“You turn on the television and I can’t really explain to you the feeling that you get… Well… You become numb.”
An ongoing struggle that has lasted nearly 70 years, the Israeli-Palestine conflict has become quite tedious. But for locals, it’s another level of desensitisation entirely. “Everyday there’s a terrorism attack and 30 or 40 or 50 people are killed or injured badly… you just become numb.”
It’s midnight on a Friday and I’m Skyping Shahar Kichler – a 23-year-old woman living in Israel. Her English is average and she is finding it hard to articulate to me just how strongly she feels towards the monotony that is this age-old battle. In Hebrew, her name means ‘Dawn’ and to reduce the cultural barrier she asks me to call her that.
To their audience, Israel attempts to project an image of progressive views and modern European life. In 2011 Tel Aviv held its first fashion week in 20 years. The controversial Twitter and Facebook accounts of the government are used as a tool of self-defence against Boycott, Divestment, and Sanctions movements around the world. The rationale behind these cultural and technological developments may be questionable, but there is no doubt that the Israeli Defence Force (IDF) is the most progressive in the world, at least statistically speaking.
The IDF boasts a strong female presence among its ranks with one third of its forces and 51% of its officers as women. In stark contrast 13.9% of the Australian Defence Force is made up of women, and the UK and America are only slightly behind that. Since the founding of the state in 1948, Israel is the only country in the world with a mandatory service period for all women.
Shahar said that it was something she always knew she’d have to do, but that didn’t stop her parents trying to protect her from it. “There’s a sentence that parents say to their children in Israel when they are young… ‘don’t worry, when you grow up you won’t have to go to the army’… but that never happens. This is the dream – it’s a fantasy.” A parent’s over-protectiveness of their child has a different meaning in a war torn country.
Shahar grew up in Ramat Gan, a city ten minutes from Tel Aviv. She was born into a war and because of the frequent terrorist attacks, wasn’t allowed much as a child.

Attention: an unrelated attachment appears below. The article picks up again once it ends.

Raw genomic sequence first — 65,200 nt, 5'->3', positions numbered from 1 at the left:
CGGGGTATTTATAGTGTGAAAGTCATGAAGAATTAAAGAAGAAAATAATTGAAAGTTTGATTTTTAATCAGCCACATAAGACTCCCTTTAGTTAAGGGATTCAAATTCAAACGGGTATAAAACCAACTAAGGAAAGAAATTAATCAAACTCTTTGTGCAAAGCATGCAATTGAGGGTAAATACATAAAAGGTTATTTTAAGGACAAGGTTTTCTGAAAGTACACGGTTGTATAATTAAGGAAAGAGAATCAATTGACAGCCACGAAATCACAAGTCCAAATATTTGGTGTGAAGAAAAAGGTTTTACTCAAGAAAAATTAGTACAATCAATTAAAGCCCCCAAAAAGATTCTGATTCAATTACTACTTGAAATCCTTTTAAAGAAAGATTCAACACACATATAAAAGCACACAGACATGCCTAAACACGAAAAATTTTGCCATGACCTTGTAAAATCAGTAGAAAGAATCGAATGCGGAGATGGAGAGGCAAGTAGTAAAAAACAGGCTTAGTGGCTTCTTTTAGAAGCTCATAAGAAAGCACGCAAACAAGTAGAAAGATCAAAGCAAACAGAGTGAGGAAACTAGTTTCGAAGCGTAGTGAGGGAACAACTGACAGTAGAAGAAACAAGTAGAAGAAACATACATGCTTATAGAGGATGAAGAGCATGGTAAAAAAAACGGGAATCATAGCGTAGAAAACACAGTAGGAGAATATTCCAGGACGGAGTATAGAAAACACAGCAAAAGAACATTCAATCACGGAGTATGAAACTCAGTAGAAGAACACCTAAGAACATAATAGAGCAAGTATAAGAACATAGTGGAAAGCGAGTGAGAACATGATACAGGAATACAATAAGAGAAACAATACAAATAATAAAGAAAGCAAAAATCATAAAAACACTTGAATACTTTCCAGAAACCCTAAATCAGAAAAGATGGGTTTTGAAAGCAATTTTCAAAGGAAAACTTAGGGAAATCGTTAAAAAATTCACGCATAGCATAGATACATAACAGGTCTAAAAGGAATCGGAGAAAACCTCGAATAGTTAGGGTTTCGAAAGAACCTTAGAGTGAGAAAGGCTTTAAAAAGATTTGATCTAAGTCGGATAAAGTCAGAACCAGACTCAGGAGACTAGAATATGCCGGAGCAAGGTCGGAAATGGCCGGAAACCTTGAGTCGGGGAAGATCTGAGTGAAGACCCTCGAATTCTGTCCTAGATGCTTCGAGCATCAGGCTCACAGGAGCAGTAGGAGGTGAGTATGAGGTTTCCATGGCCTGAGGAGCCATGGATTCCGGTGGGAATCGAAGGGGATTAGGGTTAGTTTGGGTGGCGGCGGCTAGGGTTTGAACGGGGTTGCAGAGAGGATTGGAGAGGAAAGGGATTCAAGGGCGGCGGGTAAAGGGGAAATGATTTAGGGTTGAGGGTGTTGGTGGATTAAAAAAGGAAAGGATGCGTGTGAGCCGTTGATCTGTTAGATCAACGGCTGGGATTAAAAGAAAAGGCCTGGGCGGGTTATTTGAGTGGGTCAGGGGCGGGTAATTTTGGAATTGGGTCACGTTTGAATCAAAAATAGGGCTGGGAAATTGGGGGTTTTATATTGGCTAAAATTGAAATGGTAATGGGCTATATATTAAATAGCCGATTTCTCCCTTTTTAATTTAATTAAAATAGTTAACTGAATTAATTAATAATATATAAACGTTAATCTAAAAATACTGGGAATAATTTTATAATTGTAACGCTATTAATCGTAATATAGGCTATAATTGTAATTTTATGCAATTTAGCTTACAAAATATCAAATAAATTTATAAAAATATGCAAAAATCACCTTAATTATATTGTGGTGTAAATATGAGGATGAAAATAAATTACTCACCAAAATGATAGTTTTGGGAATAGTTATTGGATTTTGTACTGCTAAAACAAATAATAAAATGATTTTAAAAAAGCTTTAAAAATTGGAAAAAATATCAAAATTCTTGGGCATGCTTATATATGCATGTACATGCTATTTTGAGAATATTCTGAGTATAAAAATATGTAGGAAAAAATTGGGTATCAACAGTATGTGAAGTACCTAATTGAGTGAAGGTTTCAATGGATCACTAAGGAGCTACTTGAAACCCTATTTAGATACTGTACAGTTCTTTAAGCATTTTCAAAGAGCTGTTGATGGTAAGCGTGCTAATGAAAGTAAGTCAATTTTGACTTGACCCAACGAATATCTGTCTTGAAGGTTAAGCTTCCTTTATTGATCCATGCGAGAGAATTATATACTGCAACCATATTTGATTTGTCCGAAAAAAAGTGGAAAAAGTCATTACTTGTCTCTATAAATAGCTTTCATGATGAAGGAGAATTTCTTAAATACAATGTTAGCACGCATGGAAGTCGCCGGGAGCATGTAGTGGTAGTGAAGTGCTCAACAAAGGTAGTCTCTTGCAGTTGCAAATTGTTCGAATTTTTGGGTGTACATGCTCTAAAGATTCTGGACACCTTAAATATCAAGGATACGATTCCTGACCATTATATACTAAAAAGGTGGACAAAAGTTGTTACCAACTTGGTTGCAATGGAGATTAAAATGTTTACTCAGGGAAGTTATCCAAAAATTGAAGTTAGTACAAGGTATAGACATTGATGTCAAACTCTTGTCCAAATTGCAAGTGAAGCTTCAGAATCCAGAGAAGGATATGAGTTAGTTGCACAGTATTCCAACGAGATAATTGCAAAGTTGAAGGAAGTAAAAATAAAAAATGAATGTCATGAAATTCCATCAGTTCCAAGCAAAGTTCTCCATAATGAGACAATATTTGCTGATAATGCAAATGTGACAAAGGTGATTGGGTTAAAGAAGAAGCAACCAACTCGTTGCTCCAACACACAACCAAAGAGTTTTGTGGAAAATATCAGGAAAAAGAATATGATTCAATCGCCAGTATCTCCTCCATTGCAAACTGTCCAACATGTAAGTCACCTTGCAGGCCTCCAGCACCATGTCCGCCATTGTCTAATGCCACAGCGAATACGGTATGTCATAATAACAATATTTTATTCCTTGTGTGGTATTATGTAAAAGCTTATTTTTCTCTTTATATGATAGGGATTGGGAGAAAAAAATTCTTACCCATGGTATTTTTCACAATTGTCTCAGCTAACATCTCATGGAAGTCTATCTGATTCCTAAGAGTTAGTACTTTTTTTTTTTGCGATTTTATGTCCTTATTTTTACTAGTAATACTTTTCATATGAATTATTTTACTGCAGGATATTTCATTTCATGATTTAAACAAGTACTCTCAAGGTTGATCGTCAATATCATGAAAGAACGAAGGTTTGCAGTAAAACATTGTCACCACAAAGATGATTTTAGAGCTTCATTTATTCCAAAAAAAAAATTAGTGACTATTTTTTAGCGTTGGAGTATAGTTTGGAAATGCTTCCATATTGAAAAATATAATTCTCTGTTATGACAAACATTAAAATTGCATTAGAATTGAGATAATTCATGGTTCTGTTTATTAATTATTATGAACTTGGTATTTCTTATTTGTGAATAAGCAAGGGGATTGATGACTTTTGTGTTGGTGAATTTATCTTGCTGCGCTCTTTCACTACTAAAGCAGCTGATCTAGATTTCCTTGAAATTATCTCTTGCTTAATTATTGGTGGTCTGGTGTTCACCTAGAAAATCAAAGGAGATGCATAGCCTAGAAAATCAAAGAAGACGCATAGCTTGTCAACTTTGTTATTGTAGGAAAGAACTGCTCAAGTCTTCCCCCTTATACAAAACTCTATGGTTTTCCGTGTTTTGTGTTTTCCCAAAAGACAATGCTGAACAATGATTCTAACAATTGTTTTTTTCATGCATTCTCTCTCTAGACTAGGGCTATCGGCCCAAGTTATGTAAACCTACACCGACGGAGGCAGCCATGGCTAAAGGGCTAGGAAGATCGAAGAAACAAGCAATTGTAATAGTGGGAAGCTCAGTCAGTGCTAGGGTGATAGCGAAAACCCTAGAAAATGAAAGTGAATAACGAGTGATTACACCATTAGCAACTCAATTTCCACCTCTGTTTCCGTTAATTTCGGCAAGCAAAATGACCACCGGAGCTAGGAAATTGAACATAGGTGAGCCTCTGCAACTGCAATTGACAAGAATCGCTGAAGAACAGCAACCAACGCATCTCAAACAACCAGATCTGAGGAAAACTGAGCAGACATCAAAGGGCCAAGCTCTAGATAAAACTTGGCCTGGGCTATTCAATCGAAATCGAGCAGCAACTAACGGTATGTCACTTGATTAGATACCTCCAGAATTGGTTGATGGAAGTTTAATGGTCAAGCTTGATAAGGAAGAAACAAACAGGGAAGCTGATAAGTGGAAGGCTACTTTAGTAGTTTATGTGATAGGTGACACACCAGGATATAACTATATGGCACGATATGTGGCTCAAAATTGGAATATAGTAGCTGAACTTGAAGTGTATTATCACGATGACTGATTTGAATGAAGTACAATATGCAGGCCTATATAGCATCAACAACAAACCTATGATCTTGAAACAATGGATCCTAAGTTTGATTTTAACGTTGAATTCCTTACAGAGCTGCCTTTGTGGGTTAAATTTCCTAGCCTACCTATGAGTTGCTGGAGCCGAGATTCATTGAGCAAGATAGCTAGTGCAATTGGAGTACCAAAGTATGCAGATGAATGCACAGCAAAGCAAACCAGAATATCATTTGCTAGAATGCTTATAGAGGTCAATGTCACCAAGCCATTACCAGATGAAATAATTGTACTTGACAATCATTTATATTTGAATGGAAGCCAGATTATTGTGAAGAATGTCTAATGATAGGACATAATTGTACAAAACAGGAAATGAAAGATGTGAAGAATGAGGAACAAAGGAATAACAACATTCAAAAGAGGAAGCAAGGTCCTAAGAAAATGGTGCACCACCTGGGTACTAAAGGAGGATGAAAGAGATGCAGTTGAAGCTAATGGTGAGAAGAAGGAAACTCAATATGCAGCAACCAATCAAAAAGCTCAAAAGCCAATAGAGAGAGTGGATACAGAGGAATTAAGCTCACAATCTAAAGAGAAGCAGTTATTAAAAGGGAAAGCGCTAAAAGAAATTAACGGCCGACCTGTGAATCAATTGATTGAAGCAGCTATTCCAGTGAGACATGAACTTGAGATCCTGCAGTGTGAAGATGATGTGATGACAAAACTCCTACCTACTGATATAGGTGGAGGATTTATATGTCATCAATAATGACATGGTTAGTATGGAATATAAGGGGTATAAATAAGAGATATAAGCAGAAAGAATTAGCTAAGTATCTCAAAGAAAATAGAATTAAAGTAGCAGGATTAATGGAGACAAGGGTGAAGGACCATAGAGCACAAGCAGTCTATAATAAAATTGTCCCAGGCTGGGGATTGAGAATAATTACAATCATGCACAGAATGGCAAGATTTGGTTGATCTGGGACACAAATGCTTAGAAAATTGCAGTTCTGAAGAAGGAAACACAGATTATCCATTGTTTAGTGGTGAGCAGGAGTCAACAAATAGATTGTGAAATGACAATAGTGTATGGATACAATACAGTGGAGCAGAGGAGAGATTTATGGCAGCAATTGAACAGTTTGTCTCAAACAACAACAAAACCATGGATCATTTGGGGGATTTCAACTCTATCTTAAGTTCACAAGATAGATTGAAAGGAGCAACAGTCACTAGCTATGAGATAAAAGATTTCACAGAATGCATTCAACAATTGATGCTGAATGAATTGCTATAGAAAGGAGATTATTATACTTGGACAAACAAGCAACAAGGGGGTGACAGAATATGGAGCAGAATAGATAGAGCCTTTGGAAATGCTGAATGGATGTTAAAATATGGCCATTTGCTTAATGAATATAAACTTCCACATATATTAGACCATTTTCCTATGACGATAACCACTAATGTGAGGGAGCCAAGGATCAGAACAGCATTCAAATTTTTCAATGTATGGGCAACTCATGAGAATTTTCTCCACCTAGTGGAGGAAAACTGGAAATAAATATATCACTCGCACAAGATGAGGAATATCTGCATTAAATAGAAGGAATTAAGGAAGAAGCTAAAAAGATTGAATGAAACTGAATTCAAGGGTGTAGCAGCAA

Terrorists killing people with knives, bomb blasts, and a fear of public transport – Shahar paints a grim picture of Israel that isn’t too far from ordinary assumptions of the place. After finishing high school, students have to take tests and put in their preferences for which military unit they’d like to serve in. They have many options to serve in the IDF from ordinary occupations like marines, builders, and nurses, to more complex ones like working for rescue missions, or in intelligence. But one striking development in the IDF is that as of 2000 the Military Service law states explicitly that women have equal rights as men to serve in any role in the defence force.
Shahar was put in the education unit and was posted as a social worker in her mandatory two years. She helped disadvantaged kids and young criminals start fresh and helped them develop a new way of thinking.
“Think about when you were 18… how many responsibilities did you have in your life? You had nothing. I got to be a social worker when I was 18 without any education or anything.” Sometimes she was brutally candid with her responses. Shahar started speaking about some of her experiences serving in the army – other soldiers throwing chairs at her, men swearing at her because they disagreed with what she said, but these were all justifiable for her: “It’s educating in the end. It makes you grow stronger”.
Shahar had a number of passionate opinions, but it wasn’t until her views on the actual Israeli-Palestine conflict came up that she became incredibly emotional. Her solution was to build a big wall that would separate “us from them”. She argued that the West Bank wasn’t Israel’s to take. “We took it from them in a war… okay, point taken. But now we can give it back and we need to move on.” But the worst part for her was the fact that she did not have a choice. She didn’t want a connection to Palestine but she was forced to have one. “Why does an 18 year old girl need to know how to shoot a fucking gun? I don’t want to shoot a gun.”
The military is central to Israel and Shahar argues that people in the defence force have much better opportunities than those who aren’t. It’s almost as though it’s the only platform that gives women the equal opportunity they have been fighting for. A number of Shahar’s friends are still in the military, serving longer than their mandatory period requests, but she decided to leave and study to become a copywriter or a writer for an advertising agency. When I asked her if she thought that the gender equality in the military transferred to other walks of life in Israel she simply said, “you just need to be ambitious or aggressive enough when you need to.” It’s obvious the IDF has given her enough training in that.